A Day by the Sea Tours Ltd.
Calvin d’Entremont’s ship is coming in. But it’s not carrying the lobsterman’s usual catch. This boat is full of tourists.
The Cat, the high-speed ferry connecting Yarmouth to Bar Harbor and Portland, Maine for four-and-a-half months of the year, has just pulled into its Nova Scotia port.
And D’Entremont, who like his Acadian forebearers practices economic diversity, is waiting with a list of names - behind the wheel of his other “vessel,” a 24-passenger tour bus.
From early June through mid-October, the young Lower West Pubnico native trades lobster traps for educational chat aboard his popular two-and-a-half and five-hour Coastal Excursions bus tours.
The guided tours introduce his guests to all aspects of Yarmouth and the Acadian Shore, from Acadian history and Maritime culture to breathtaking coastal scenery – and, of course, lobsters. He also offers a specialty tour of Annapolis Valley wineries.
D’Entremont is now into his third season at the helm of A Day by the Sea Tour, Ltd., a business he’s worked with for seven years altogether. He says he chose this second career so that he’d be able to spend more time with family.
As a tour business owner, d’Entremont is an ardent supporter of the Cat.
“Economic activity and transportation are closely tied,” d’Entremont says. “The main game is to get people here.”
Nova Scotia’s western tip may be the province’s closet point to the United States, but the distance is measured in nautical miles, across the Gulf of Maine. So direct transportation links, such as the seasonal ferry and year-round airline, are vital to keeping the local economy going.
Also a councillor for the Municipality of Argyle, d’Entremont realizes the value of good business relations to long-term success.
He maintains a partnership with Bay Ferries, owner of the Cat, which markets his tours as a part of its Cat Nova Scotia holiday packages. Every morning, d’Entremont gets a faxed list of passengers who have signed aboard his tour.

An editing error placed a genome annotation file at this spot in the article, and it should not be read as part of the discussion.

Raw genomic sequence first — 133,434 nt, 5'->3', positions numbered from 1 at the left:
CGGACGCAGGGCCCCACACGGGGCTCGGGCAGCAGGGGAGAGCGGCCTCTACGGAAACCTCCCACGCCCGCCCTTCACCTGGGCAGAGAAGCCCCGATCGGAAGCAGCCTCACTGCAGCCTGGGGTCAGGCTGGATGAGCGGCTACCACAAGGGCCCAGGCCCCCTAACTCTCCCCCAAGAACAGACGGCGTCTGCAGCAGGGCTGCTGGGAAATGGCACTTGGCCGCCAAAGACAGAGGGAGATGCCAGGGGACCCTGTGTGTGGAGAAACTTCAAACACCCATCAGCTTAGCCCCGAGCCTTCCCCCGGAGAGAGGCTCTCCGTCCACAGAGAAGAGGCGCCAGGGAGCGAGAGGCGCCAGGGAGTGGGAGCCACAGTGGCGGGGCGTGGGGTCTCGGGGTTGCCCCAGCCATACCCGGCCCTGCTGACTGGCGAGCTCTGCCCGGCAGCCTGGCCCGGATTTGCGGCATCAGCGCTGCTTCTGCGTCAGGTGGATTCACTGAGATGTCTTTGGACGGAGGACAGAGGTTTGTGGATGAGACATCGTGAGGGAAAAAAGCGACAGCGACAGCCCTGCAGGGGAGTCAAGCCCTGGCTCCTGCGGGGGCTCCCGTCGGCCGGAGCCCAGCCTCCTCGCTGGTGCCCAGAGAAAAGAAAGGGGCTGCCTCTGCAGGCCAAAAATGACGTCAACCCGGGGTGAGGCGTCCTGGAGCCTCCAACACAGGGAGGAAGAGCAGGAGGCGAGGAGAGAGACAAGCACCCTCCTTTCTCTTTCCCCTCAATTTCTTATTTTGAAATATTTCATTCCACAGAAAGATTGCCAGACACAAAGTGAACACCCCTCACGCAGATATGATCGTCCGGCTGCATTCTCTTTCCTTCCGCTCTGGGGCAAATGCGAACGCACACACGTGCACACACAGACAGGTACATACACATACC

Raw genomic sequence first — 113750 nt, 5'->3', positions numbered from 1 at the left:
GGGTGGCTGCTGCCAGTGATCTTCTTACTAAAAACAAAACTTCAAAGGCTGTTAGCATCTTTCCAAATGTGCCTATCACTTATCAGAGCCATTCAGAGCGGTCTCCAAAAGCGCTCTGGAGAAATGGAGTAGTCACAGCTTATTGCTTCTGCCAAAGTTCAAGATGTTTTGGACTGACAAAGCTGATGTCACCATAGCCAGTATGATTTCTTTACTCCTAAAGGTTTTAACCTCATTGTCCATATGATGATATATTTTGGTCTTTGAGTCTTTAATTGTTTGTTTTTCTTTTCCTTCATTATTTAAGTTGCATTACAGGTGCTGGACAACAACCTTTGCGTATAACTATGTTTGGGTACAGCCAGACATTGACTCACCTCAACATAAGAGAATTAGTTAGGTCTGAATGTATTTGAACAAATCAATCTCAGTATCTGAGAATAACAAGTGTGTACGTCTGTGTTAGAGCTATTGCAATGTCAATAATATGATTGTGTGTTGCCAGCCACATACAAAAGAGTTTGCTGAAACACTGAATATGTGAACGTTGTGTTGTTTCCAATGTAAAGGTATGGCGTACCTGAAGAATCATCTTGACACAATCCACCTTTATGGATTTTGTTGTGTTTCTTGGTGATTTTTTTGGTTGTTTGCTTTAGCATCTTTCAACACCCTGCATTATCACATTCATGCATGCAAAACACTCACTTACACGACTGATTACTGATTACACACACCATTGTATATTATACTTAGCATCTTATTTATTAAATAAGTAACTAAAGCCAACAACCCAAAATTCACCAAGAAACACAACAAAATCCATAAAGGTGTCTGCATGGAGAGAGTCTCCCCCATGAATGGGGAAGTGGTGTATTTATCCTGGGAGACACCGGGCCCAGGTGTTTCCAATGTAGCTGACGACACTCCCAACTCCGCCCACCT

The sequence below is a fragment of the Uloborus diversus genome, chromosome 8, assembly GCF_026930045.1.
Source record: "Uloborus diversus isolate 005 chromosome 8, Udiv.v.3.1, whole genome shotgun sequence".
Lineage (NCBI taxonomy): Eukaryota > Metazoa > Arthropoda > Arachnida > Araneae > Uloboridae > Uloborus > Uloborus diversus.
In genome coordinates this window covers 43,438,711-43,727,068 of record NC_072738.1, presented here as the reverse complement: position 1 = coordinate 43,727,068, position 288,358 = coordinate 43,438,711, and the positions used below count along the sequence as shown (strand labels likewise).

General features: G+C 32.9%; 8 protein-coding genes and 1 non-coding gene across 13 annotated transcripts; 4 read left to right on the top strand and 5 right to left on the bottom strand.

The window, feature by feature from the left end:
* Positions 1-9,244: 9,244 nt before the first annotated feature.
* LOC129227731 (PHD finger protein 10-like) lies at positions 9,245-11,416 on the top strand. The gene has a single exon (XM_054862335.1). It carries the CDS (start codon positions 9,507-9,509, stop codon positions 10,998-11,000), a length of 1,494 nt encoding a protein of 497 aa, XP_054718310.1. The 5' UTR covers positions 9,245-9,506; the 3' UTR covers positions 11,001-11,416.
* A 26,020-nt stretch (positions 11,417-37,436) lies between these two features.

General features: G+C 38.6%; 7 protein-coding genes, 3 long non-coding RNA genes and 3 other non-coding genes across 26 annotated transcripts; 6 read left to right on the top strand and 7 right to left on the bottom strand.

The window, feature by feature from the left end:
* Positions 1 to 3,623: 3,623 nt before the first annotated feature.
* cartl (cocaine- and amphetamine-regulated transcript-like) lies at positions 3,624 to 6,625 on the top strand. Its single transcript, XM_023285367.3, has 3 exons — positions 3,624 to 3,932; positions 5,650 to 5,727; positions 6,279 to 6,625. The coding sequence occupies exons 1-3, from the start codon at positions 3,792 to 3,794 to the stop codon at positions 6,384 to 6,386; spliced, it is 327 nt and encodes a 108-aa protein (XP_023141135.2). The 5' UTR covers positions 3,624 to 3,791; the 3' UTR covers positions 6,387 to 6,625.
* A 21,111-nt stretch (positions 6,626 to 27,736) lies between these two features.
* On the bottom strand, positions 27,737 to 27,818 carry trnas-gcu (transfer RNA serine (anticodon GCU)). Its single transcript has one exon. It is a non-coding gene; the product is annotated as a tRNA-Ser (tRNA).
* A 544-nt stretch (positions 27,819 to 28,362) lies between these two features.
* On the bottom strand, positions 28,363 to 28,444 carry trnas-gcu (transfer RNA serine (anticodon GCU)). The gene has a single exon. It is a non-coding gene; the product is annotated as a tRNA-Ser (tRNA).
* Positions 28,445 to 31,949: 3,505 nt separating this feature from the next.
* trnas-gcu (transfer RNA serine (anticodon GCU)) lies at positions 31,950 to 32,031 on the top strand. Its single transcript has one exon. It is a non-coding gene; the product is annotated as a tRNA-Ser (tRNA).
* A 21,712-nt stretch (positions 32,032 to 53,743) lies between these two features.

Most tour clients are American. Many are from New England, particularly Maine, and more recently the Southern states. “It gets hot there in the summer,” he explains. “People come up here to escape the heat.”
They also come for the history. That’s especially true for the Cajuns – descendants of Acadians who, after the Deportation in the 18th century, settled in Louisiana 250 years ago. They like to return to experience their ancestral home.
Coincidentally, Henry Wadsworth Longfellow, a native of Portland, Maine - one of the Cat’s destinations - penned the epic poem “Evangeline.” It was about the Acadian Great Expulsion of 1755-1763 during the European Seven Year’s War, in which England and France took opposing sides.
Many Acadians who found their way back after the Deportation resettled along the southwestern coastline from Pubnico to Digby, now called the Acadian Shore.
For many, the rocky, seabound coast was vastly different from the rich agricultural lands of their original Nova Scotia farms, so they had to be creative to make a living, going into fishing, shipbuilding and carpentry, among other trades.
D’Entremont would like to add “tourism” to that list.
His own family goes back to 1653 in the Pubnico-Yarmouth area, minus a gap of a few years when they were relocated to Massachusetts. “The unique thing about the d’Entremonts is that they actually came back to where they started,” he says.
The lobsterman, who says he loves traveling and researching Nova Scotia’s heritage, calls himself “just an average Acadian who happens to know a lot of his history.”
He adds, “You’re going to laugh again when I tell you how I got started.” He learned his Acadian history from a local Scot descendant, Murdoch Forsythe.
Forsythe – whose family came to Pictou during the Hector era, is a former geography and social studies teacher. He’s also the founder of A Day by the Sea Tours, and he himself learned Acadian history from renowned sources such as Acadian expert Dr. Neil Boucher, PhD. Boucher, a former Sainte-Anne University professor and now vice-rector at the University of Moncton, is also a Yarmouth-area native.
But history is only part of the tour. D’Entremont also talks lobster – the job, difficulties and rewards of fishing for the tasty crustaceans. And he’s got a few well-fed, hard-shelled interns who help him tell the story.
D’Entremont was granted special permission from the Department of Fisheries and Oceans (DFO) to keep a non-fishing trap – a closed trap where he keeps his own lobsters – to pull up and show eager listeners.
The tour business is as important and rewarding as fishing for d’Entremont. He enjoys meeting people. Some are “celebrities,” like the designer behind the original pink flamingo, “a guy from Massachusetts,” he explains, and a US senator from Wyoming.
D’Entremont and his family did once leave Nova Scotia – but just for a year. They lived in Sioux Lookout in Northwestern, Ontario, where d’Entremont, also a licensed commercial pilot, flew floatplanes (seaplanes with pontoons).
“The beauty about that was I realized when I was out there that I wanted to be here – and I knew this is where I belonged.”
Speaking of ships coming in – just how is d’Entremont fairing in these tough economic times? He’s holding his own, he says. “I’ve got long-term plans and things are starting to fall into place.”
His summer support staff doesn’t fair so well. Remember the lobsters? At the end of the season, well, they become the d’Entremont’s dinner.